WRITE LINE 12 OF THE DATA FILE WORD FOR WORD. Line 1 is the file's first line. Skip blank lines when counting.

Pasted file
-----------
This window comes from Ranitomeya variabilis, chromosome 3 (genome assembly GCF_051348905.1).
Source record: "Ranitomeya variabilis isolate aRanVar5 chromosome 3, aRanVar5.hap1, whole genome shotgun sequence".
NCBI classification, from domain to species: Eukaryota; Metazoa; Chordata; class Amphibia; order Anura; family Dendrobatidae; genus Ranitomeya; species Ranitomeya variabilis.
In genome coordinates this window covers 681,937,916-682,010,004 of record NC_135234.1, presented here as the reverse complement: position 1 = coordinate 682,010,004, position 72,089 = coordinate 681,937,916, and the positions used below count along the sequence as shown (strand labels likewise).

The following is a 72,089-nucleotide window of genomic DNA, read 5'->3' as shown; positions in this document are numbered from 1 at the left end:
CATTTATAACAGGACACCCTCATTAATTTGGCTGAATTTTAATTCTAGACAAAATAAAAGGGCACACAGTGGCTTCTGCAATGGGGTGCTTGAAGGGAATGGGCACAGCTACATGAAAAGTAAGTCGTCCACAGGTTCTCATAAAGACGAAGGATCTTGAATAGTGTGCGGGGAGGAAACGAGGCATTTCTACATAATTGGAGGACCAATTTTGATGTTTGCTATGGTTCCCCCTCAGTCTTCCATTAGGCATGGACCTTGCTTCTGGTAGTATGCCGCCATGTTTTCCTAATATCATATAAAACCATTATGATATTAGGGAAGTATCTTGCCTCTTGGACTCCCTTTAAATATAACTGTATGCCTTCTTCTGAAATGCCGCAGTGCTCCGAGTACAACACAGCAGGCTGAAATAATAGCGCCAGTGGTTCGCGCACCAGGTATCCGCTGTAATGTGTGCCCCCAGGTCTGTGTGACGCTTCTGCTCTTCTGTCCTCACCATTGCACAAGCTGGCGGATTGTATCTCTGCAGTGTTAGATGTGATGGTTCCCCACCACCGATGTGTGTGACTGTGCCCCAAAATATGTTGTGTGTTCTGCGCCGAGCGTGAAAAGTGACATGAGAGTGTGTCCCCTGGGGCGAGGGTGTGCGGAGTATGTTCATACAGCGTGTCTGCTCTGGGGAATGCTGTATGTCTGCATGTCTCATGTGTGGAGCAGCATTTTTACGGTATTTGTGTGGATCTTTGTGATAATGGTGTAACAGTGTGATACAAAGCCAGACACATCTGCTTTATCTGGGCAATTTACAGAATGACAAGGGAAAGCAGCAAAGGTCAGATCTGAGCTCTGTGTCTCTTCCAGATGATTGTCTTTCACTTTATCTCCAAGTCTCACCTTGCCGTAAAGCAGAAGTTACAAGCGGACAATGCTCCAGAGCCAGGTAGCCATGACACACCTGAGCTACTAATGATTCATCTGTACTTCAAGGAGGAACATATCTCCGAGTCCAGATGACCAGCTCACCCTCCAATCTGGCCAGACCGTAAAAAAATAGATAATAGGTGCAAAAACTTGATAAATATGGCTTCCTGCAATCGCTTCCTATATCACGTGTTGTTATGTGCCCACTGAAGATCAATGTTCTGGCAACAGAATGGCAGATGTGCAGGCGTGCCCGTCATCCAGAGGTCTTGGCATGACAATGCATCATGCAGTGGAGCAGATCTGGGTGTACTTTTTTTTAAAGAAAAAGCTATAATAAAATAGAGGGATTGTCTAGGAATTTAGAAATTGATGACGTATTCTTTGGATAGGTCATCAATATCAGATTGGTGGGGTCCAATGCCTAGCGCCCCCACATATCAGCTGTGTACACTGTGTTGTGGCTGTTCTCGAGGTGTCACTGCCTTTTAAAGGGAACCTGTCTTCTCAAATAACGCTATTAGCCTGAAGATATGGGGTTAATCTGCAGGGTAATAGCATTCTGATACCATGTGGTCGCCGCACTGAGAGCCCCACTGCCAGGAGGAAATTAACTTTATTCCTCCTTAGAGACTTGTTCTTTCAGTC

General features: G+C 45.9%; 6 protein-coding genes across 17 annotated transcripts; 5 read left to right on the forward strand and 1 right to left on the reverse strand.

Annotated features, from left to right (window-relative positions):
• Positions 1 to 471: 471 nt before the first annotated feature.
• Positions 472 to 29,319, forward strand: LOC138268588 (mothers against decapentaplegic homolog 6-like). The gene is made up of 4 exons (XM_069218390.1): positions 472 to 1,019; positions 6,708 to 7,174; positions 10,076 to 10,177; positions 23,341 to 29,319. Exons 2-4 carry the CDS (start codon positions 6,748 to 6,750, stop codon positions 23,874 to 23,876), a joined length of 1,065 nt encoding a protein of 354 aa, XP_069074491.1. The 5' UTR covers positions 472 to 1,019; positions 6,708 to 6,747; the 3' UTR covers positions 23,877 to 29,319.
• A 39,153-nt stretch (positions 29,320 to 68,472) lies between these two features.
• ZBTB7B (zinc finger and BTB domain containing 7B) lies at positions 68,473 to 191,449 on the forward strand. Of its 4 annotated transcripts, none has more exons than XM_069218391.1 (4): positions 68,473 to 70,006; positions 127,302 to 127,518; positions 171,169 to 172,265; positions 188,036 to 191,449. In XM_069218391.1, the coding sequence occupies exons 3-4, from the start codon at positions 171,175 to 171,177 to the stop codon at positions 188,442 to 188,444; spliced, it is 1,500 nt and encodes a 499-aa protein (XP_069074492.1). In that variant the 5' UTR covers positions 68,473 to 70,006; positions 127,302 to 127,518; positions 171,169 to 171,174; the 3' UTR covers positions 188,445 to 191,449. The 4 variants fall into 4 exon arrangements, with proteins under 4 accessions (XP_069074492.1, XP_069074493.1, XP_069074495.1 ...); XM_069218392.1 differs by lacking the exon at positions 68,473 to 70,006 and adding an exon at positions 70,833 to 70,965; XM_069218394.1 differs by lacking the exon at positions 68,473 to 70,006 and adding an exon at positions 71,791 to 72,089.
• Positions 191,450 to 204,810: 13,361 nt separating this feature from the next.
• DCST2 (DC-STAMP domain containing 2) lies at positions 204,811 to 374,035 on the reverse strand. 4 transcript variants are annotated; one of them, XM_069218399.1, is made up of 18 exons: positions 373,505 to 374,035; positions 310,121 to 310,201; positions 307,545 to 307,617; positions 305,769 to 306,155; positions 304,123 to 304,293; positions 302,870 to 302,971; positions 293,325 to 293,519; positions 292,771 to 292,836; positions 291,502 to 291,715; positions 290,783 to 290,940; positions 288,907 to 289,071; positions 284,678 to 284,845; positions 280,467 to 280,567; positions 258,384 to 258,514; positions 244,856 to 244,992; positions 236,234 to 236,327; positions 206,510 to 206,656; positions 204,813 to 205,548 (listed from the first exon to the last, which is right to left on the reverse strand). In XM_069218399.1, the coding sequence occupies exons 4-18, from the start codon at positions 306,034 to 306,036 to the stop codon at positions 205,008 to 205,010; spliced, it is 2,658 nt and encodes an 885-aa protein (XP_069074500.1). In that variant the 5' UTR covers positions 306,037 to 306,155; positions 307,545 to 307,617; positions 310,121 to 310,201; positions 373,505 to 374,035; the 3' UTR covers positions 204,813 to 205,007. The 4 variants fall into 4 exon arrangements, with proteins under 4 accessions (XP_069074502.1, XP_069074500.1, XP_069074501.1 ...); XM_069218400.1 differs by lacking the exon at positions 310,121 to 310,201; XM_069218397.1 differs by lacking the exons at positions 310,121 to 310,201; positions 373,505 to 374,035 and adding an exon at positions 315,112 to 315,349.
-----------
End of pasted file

• ZBTB7B (zinc finger and BTB domain containing 7B) lies at positions 68,473 to 191,449 on the forward strand. Of its 4 annotated transcripts, none has more exons than XM_069218391.1 (4): positions 68,473 to 70,006; positions 127,302 to 127,518; positions 171,169 to 172,265; positions 188,036 to 191,449. In XM_069218391.1, the coding sequence occupies exons 3-4, from the start codon at positions 171,175 to 171,177 to the stop codon at positions 188,442 to 188,444; spliced, it is 1,500 nt and encodes a 499-aa protein (XP_069074492.1). In that variant the 5' UTR covers positions 68,473 to 70,006; positions 127,302 to 127,518; positions 171,169 to 171,174; the 3' UTR covers positions 188,445 to 191,449. The 4 variants fall into 4 exon arrangements, with proteins under 4 accessions (XP_069074492.1, XP_069074493.1, XP_069074495.1 ...); XM_069218392.1 differs by lacking the exon at positions 68,473 to 70,006 and adding an exon at positions 70,833 to 70,965; XM_069218394.1 differs by lacking the exon at positions 68,473 to 70,006 and adding an exon at positions 71,791 to 72,089.